Menu   WellSpan Health

Health Library

Health Library

Achalasia

Achalasia is a disorder that affects your esophagus, which is the swallowing tube that connects the back of your throat to your stomach. If you have achalasia, your esophagus does not sufficiently push food or liquid into your stomach. In addition, the ring of muscle that circles the lower portion of your esophagus does not relax enough to let food and liquid pass through easily. In fact, achalasia means "failure to relax."

Achalasia usually develops slowly, making it harder for you to swallow food and beverages. It's caused by loss of the nerve cells that control the swallowing muscles in the esophagus. Why these nerve cells degenerate, however, isn’t known. Although achalasia has no cure, symptoms can be controlled with treatment.

Symptoms

Symptoms of achalasia develop gradually. As the esophagus becomes wider and weaker, you may have these symptoms:

  • Difficulty swallowing food, a condition called dysphagia

  • Food or liquid flowing back up into your throat, or regurgitation

  • Waking up at night from coughing or choking because of regurgitation

  • Heartburn

  • Chest pain or pressure

  • Difficulty burping or hiccups

  • Weight loss 

Who's at risk

Achalasia can develop at any age, but it occurs most often between ages 30 and 60. Men and women are equally at risk. Scientists don’t know exactly why this loss of muscle control in the lower esophagus happens, but risk factors may include:

  • Genes you are born with

  • A disordered immune system that attacks the nerve cells in your esophagus

  • The herpes simplex virus or other viral infections 

Diagnosis

If your doctor suspects achalasia from your symptoms, he or she may order 3 tests to confirm your diagnosis:

  • Endoscopy. This is an outpatient procedure during which a flexible telescope is passed through your mouth to examine your esophagus and the valve that opens into your stomach. This valve is called the lower esophageal sphincter (LES).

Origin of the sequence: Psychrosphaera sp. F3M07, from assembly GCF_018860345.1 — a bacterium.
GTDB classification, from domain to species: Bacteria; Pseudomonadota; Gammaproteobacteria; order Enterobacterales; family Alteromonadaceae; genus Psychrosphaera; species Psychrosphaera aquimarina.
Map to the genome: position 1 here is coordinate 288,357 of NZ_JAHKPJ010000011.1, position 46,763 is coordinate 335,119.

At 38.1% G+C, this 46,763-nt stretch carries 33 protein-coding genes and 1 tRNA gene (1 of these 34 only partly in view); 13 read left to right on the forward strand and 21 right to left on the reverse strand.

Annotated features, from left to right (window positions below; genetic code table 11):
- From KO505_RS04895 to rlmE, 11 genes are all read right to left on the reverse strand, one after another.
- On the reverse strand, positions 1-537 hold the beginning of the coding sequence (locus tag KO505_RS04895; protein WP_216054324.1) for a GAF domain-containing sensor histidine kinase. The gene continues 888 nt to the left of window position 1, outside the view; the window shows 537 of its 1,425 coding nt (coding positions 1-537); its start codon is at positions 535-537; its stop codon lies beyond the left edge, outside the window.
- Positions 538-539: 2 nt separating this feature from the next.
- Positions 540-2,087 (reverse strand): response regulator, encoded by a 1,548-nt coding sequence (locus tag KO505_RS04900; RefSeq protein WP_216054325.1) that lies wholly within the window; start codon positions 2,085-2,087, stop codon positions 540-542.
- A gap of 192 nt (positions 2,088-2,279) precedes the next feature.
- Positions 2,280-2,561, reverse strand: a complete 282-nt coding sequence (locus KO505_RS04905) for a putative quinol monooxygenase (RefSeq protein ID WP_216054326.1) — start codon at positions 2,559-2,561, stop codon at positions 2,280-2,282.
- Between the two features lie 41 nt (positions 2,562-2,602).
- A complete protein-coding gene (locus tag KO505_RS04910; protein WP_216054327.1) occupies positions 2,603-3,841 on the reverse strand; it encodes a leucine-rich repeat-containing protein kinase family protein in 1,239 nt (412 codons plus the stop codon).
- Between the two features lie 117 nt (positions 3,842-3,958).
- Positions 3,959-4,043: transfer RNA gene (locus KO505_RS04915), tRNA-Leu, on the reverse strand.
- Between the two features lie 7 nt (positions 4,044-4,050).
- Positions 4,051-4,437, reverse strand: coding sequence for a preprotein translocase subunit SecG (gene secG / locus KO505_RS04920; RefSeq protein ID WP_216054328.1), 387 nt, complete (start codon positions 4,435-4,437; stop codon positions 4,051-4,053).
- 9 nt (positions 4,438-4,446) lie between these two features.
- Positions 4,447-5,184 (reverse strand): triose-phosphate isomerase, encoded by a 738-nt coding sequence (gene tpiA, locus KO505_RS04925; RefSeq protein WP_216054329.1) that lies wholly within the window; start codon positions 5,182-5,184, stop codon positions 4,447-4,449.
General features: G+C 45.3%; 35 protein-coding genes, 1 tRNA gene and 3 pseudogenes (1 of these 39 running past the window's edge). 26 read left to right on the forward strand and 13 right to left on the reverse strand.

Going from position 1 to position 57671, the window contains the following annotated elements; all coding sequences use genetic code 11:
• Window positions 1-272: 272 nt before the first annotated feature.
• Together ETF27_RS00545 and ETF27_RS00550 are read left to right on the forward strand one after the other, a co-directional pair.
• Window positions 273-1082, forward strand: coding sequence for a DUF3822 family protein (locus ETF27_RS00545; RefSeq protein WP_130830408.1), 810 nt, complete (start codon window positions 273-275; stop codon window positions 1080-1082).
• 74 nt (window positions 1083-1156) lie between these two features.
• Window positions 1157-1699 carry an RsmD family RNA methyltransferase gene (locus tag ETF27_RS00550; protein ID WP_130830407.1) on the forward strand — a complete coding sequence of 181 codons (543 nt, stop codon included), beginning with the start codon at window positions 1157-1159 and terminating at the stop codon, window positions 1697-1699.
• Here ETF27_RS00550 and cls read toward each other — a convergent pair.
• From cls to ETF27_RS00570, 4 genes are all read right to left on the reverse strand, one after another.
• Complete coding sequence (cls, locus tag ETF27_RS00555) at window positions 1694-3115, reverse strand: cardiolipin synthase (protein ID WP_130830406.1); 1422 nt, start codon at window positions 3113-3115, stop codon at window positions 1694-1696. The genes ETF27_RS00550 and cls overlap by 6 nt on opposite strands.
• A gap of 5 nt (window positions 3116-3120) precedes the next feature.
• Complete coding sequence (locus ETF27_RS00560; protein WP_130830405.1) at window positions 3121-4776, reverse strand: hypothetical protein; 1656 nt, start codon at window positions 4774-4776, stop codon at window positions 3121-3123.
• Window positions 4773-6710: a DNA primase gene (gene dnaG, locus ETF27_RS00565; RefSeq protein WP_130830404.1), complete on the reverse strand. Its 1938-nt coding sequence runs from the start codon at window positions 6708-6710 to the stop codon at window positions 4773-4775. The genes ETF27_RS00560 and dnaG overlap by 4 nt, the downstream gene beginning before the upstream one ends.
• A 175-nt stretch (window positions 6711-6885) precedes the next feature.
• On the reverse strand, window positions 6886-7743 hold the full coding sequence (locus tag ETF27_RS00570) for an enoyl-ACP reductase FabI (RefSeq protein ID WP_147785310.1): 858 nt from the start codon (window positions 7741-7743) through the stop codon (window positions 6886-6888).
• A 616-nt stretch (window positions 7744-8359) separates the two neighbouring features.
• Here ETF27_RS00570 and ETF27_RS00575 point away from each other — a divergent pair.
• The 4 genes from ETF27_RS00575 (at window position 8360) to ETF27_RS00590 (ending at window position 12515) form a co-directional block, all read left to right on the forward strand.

• Esophogram. This is a special type of X-ray that takes pictures of your esophagus while you swallow a thick contrast material called barium. Signs of achalasia that your doctor looks for are widening of the esophagus, incomplete emptying, and tightness of your LES.

  • Manometry. This is an outpatient procedure during which a pressure-measuring tube is passed through your nose into your esophagus. Pressure measurements are taken as you swallow sips of water. This test may show weak and uncoordinated muscle contractions and pressure buildup at your LES.  

Treatment

No treatment can restore normal esophageal movement, but treatments can help relieve your symptoms, open up your LES to improve emptying of your esophagus, and prevent complications. You may also need repeat treatments.

These are common treatments:

  • Pneumatic dilation. This is an outpatient procedure done under anesthesia. While your doctor looks into your esophagus through an endoscope, an air-filled balloon is passed through the valve between the esophagus and stomach and then inflated. You may need more than one treatment to get relief.

  • Botox injection. Botox is a medication that can paralyze muscles. Botox can be injected into the muscles that control your LES to relax the valve opening. This procedure is also done during endoscopy, but you don’t need to be asleep. The results usually wear off in 3 months to one year, so the procedure may need to be repeated.

  • Surgery. Surgery to open your LES is called myotomy. During myotomy, the muscles of that valve are cut. This type of surgery usually provides long-term relief from achalasia symptoms.

  • Medications. Two commonly used medications to treat achalasia are calcium channel blockers and long-acting nitrates if surgery is not an option.

Complications

Although you can’t prevent achalasia, treatment can prevent long-term complications. Possible complications include: